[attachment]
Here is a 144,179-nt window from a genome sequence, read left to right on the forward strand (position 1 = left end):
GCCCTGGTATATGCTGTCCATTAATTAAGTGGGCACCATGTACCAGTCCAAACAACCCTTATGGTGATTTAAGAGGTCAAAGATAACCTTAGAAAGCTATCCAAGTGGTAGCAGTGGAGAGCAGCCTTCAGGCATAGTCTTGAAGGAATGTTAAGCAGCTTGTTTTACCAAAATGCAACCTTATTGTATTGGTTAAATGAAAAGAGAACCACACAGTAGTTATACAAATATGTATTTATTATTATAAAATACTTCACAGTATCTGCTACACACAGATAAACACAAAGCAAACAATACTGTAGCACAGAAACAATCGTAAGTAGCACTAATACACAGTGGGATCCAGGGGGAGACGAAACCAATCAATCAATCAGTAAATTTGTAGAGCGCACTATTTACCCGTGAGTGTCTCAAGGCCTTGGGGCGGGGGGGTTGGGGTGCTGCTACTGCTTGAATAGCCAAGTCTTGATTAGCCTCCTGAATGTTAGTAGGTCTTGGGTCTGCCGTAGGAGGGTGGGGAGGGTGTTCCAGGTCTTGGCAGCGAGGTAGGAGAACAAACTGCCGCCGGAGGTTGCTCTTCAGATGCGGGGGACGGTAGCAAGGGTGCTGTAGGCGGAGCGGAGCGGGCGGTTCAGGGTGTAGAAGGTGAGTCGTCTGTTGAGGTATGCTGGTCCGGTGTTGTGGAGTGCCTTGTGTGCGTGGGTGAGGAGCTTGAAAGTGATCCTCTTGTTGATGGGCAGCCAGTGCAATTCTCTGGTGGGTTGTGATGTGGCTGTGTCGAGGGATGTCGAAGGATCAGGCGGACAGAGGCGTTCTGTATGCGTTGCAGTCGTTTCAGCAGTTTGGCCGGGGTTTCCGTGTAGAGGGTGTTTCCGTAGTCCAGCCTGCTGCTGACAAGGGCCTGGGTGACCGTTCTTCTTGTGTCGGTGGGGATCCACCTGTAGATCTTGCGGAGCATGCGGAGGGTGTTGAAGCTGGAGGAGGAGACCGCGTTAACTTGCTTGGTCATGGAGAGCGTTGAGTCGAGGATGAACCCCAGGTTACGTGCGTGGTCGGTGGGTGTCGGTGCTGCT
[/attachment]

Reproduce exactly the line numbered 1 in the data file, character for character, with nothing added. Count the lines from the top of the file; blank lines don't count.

Here is a 144,179-nt window from a genome sequence, read left to right on the forward strand (position 1 = left end):